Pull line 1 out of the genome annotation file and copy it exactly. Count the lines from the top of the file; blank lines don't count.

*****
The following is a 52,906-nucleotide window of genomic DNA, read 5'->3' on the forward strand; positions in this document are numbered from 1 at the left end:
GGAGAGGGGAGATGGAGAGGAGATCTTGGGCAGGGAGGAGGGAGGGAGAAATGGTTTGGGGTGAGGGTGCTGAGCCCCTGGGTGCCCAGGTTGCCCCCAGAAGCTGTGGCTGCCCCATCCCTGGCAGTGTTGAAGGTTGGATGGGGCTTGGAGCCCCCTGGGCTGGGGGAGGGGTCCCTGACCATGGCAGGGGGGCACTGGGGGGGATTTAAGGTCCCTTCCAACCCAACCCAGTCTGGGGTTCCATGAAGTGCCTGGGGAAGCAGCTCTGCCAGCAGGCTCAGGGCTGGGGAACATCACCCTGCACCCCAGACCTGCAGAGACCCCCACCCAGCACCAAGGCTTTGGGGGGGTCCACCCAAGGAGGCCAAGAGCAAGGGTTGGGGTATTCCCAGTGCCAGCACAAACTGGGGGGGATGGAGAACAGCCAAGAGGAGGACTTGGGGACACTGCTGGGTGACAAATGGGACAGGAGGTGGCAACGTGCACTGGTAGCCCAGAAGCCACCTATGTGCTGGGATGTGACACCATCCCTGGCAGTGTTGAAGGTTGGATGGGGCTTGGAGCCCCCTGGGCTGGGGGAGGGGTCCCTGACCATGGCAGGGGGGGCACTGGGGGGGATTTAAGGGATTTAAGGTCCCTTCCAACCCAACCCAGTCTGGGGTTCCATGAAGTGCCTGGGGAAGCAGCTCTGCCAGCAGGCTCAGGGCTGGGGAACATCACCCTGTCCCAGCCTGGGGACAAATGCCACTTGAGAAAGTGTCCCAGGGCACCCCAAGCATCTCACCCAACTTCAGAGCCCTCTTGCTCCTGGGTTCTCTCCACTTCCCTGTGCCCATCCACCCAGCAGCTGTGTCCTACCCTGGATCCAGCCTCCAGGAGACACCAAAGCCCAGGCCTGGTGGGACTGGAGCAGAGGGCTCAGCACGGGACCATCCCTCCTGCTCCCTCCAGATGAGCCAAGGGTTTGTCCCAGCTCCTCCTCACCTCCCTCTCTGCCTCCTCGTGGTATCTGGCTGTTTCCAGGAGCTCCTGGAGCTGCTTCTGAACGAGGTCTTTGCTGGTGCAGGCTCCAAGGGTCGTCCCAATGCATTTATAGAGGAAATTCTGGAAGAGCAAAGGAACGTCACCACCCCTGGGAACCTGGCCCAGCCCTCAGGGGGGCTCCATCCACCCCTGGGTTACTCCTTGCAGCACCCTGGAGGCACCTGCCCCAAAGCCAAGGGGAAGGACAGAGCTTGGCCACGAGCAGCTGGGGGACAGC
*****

The following is a 52,906-nucleotide window of genomic DNA, read 5'->3' on the forward strand; positions in this document are numbered from 1 at the left end: